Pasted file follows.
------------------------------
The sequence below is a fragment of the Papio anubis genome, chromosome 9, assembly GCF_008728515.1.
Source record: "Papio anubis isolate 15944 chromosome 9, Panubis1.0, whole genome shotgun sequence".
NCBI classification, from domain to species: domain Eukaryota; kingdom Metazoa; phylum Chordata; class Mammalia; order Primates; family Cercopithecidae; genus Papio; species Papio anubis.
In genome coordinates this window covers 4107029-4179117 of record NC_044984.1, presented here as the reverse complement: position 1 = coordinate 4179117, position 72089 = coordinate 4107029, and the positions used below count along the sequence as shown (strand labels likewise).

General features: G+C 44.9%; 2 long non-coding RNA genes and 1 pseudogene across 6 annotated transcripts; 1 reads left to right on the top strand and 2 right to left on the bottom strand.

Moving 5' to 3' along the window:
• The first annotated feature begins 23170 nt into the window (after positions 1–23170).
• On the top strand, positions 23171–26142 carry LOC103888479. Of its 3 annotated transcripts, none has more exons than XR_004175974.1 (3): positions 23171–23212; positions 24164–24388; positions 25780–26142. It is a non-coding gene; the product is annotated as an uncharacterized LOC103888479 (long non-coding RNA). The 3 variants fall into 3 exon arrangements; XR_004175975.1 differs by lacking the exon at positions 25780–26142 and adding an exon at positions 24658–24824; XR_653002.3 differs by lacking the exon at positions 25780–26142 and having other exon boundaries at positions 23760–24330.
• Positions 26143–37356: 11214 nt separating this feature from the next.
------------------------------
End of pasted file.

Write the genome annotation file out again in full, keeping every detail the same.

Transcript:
The sequence below is a fragment of the Papio anubis genome, chromosome 9, assembly GCF_008728515.1.
Source record: "Papio anubis isolate 15944 chromosome 9, Panubis1.0, whole genome shotgun sequence".
NCBI classification, from domain to species: domain Eukaryota; kingdom Metazoa; phylum Chordata; class Mammalia; order Primates; family Cercopithecidae; genus Papio; species Papio anubis.
In genome coordinates this window covers 4107029-4179117 of record NC_044984.1, presented here as the reverse complement: position 1 = coordinate 4179117, position 72089 = coordinate 4107029, and the positions used below count along the sequence as shown (strand labels likewise).

General features: G+C 44.9%; 2 long non-coding RNA genes and 1 pseudogene across 6 annotated transcripts; 1 reads left to right on the top strand and 2 right to left on the bottom strand.

Moving 5' to 3' along the window:
• The first annotated feature begins 23170 nt into the window (after positions 1–23170).
• On the top strand, positions 23171–26142 carry LOC103888479. Of its 3 annotated transcripts, none has more exons than XR_004175974.1 (3): positions 23171–23212; positions 24164–24388; positions 25780–26142. It is a non-coding gene; the product is annotated as an uncharacterized LOC103888479 (long non-coding RNA). The 3 variants fall into 3 exon arrangements; XR_004175975.1 differs by lacking the exon at positions 25780–26142 and adding an exon at positions 24658–24824; XR_653002.3 differs by lacking the exon at positions 25780–26142 and having other exon boundaries at positions 23760–24330.
• Positions 26143–37356: 11214 nt separating this feature from the next.